What kind of riding is he doing? Commuting, trail riding, or road riding? 5’4" isn’t ridiculously short, and he should be able to find a bike to fit him. I’d definitely choose the style of bike most appropriate for my needs and then go from there.
For a mountain bike being used on trails, one really wants to be able to stand over the top tube and lift both wheels a couple of inches above ground. I’m all of 5’6" and have a sloping top tube 13" frame that I really like.
Of course it would be the best idea to go to a bike shop to confirm the fit, but the answer to your question is yes, a 16" frame should be right in the ballpark for someone about 5ft, 4in tall. Like The Conqueror Worm says, you should be able to straddle the top tube with a couple inches or so to spare.
I’d say he should be looking for a city commuting bike or a mellow cross country mountain bike. I happen to be a fan of Specialized so let’s look at their offerings. Most major manufacturers will offer similar bikes.
For city bikes, the low end is a Crossroads Sport at $470. It’s got 700c tires and the smallest frame has a standover height (I’m unsure of how this is calculated) of 724mm (28.5") and a seat tube length (top of top tube to center of cranks) of 370mm (14.5").
For mountain bikes, the cheapest is the Hardrock at $390. The seat tube length is 330mm which is 13" and a standover height of 27.4".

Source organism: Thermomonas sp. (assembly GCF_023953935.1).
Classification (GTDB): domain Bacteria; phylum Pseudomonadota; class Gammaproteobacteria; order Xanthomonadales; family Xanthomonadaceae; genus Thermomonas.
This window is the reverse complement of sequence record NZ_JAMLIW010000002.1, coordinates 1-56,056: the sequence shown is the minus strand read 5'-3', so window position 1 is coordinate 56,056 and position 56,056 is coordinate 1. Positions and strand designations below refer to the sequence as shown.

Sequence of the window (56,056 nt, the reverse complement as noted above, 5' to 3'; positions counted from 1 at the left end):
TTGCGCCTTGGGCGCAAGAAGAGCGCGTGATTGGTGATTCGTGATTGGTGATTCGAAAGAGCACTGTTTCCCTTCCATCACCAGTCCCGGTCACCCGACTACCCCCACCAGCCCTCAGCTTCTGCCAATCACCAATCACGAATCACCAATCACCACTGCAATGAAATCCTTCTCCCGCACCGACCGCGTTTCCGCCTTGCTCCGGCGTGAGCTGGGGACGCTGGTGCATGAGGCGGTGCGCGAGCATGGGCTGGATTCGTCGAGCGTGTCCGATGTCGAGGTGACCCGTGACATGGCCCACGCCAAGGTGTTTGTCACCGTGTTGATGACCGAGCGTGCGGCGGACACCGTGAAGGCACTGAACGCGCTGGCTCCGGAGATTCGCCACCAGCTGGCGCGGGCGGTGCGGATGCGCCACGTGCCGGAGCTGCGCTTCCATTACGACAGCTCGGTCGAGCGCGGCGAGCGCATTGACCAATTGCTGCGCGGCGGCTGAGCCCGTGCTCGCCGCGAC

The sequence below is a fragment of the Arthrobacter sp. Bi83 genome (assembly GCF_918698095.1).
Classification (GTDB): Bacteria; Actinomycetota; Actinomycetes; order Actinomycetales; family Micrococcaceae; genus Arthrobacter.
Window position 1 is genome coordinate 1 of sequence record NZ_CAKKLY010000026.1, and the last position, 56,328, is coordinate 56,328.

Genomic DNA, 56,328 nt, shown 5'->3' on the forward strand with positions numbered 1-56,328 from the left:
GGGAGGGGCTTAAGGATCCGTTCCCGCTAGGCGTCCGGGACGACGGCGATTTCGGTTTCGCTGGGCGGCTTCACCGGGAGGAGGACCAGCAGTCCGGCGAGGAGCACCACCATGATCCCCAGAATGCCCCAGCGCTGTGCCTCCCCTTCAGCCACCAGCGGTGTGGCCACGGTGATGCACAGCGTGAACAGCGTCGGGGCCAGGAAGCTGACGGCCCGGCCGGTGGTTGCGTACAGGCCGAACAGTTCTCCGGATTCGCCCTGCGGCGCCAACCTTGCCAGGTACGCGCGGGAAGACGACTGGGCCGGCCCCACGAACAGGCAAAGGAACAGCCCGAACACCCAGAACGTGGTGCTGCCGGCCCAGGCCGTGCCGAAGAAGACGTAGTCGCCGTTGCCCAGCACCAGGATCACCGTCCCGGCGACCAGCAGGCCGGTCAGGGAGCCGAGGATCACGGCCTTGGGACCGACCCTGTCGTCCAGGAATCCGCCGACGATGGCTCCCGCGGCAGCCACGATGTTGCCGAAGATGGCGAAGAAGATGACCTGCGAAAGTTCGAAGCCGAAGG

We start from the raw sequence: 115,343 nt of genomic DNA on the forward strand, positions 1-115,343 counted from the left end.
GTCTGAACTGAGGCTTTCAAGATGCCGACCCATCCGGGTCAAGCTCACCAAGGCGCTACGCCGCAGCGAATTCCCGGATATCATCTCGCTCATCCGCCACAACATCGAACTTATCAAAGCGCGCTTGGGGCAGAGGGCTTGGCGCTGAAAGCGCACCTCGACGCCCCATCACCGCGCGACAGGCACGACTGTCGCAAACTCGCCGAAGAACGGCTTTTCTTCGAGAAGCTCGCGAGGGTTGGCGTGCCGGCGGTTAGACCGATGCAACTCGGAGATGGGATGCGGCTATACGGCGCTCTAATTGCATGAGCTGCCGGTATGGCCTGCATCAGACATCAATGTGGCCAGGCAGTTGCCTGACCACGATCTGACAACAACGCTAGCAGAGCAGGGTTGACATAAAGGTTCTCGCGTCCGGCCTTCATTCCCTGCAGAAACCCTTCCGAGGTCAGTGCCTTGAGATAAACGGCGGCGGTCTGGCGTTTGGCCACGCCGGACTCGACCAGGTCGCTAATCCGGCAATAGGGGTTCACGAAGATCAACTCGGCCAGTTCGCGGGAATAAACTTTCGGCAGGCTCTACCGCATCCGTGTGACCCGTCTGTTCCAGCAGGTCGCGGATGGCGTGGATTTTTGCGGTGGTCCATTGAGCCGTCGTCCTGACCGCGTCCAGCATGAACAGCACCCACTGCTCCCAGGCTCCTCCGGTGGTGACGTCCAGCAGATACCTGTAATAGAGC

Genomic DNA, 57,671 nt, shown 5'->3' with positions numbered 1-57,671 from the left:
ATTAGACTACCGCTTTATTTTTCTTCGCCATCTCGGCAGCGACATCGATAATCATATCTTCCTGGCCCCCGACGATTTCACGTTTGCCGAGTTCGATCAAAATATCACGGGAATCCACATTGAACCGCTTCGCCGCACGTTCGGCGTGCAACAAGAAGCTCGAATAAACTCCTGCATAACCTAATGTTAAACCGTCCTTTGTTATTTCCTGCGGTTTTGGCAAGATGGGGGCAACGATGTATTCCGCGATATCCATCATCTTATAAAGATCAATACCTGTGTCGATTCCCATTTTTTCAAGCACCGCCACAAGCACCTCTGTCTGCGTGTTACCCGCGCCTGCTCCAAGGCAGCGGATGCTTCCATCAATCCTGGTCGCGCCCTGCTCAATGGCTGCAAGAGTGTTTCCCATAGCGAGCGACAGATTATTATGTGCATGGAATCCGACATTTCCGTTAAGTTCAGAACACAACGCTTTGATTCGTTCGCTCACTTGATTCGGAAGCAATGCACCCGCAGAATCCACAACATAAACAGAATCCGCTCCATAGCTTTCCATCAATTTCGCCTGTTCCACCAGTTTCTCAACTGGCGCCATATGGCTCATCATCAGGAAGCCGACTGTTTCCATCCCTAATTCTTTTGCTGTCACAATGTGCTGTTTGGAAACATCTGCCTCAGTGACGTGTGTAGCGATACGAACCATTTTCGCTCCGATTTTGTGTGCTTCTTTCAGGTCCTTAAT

Both of these bikes are pretty small and I suspect he’d be happy with either.
Personally, I’d go with the Hardrock and stick on some narrow slicks or dual purpose tires (the local bike shop will probably be willing to swap them for free). Then I’d get a set of knobby mountain bike tires in case I ever wanted to go offroad.
Giant Bicycles is a super huge Taiwanese manufacturer that probably builds the aforementioned low end Specialized bikes. Have a look see and see if anything appeals to him.
It seems that most manufacturers prefer to put a suspension fork on entry level mountain bikes, rather than rigid. Probably for marketing reasons - makes it look more like an off-road machine. Whilst the low-end forks tend to be rubbish compared to something good, it’s not a big deal if your friend is just getting into the sport. It won’t really disrupt the riding he has in mind.
Yes. There is also a less common 650c size intened to work better on pavement than the 26" size, yet be a bit smaller than the 700c bikes. Bikes, tires, tubes etc. will be a bit harder to find in this size, but may be worth the hassle for some.
Mountain bikes make OK “city bikes” for short trips, especially if you put smooth tires on them…knobbies have very high rolling resistance. BUT look into “hybrid” bikes if most riding will be on nice surfaces. Efficiency of a road bike (mostly) combined with ergonomics of a mountain bike.